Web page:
Three American composers, when in their twenties,wrote music reflecting rhythms and melodies of our land. Aaron Copland, Garth Neustadter and Russia-born Elena Roussanova Lucas had those inspirations in common with Michael Daugherty and Estonia-born Eino Tamberg. Sounds from all five come forth with Thomas Wilkins conducting in a Symphony Joslyn performance.   

Copland’s “Music for the Theatre” wasn’t created for a play; he just felt it was the kind of thing to fit the bill because, after completing the pieces, he said he noticed a “certain theatrical atmosphere.” They sprang for wanting to write something “recognizably American” and decided that jazz, in fact, offered “a native product from which to explore rhythm.”

Neustadter, now 31 years old, created  the “American Vignettes” suite four years ago, and, among its parts, found inspiration from jazz, American folk music and dancer, reflecting, he says, “mirth, youth and joviality.” He wants to evoke American landscape as if witnessed by a traveler across  “the infinitely diverse and undefined borders.” Along the way, suggesting something “stark, open, and vast…reflective and pensive…a certain melancholiness, nostalgia, and longing” associated with “the uncertainty of the seemingly infinite horizon.” Neustadter’s an Emmy Award winner, winner of Turner Classic Movies Young Film Composers Competition Scores and has also written for PBS.

Luca’s brass quintet “The Great Chaplin,” from 1998, also reverberates with jazz and ragtime in a three- part tribute to the jaunty, beloved film star in what is influenced by early 20th Century pop music. Hence, the composer also suggests nostalgia, finding it tinged with something bittersweet.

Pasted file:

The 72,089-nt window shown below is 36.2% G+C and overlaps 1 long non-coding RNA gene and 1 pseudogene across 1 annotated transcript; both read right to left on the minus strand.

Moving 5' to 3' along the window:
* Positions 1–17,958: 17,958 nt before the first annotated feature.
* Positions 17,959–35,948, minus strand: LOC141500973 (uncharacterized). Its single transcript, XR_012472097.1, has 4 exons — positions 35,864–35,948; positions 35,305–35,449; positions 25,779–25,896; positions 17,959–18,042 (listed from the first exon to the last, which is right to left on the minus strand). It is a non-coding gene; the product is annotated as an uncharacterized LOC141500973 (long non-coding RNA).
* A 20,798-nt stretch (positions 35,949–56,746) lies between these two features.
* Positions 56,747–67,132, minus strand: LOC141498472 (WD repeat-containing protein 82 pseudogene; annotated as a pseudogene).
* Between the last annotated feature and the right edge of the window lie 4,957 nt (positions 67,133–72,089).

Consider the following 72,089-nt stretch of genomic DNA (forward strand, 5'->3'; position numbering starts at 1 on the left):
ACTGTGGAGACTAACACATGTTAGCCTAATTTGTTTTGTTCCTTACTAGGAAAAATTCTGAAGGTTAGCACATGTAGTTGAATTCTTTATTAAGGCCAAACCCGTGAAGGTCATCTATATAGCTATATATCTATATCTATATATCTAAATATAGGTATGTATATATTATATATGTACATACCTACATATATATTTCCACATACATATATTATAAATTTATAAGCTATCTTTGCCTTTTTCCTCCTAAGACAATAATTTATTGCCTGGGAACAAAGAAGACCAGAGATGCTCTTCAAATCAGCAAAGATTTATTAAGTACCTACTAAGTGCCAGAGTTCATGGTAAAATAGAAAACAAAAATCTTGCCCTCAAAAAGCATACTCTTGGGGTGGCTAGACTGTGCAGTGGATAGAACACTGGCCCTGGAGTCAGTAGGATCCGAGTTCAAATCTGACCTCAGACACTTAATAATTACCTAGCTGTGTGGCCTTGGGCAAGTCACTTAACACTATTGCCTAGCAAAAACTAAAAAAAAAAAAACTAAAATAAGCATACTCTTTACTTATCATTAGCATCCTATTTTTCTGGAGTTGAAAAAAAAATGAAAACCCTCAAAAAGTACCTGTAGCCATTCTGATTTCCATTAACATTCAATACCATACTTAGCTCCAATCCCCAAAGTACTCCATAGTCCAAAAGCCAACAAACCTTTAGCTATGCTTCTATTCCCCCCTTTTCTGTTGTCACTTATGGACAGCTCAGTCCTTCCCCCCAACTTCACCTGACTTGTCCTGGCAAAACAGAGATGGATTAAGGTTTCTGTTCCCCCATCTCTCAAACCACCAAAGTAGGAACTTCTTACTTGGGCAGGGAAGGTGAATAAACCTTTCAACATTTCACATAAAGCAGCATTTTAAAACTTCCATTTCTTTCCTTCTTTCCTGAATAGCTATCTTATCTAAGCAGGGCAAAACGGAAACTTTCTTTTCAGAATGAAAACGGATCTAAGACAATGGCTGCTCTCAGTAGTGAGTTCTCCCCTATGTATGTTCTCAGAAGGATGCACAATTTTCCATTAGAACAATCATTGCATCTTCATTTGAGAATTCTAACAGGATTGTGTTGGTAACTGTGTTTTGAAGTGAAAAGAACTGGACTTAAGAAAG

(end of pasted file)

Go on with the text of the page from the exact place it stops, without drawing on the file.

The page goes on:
Complex rhythms and syncopation certainly fit the title of Michael Daugherty’s “Strut,” as he imagines African-American actor, singer, civil-rights activist Paul Robeson strutting down Harlem’s 125th Street. Daugherty intends to reflect, he states, “ the visionary optimism and outburst of creative activity during the Harlem Renaissance” of the 1920s when Robeson was a central figure. Daugherty has become well-known for similar American culture inspirations, such as Elvis, Barbie dolls, Liberace and Superman. The last named took flight as “Red Cape” at the Symphony four years ago.

More brass. There’s a trumpet concerto by Tamberg, his first. He too feels the spirit of folk music and of Stravinsky. “Angular, lyrical, agitated, melodic, radiant” are words used by program annotator Paul Schiavo to define what you’re bound to note. Scott Quackenbush, the Symphony’s principal trumpet player, is the soloist.

The concert takes its title from Neustadter’s music. It sounds like a colorful array, doesn’t it?

This Symphony Joslyn performance is May 21, Joslyn Art Museum’s Witherspoon Hall, 2200 Dodge St, Sunday, 2 p.m. Tickets: $33.

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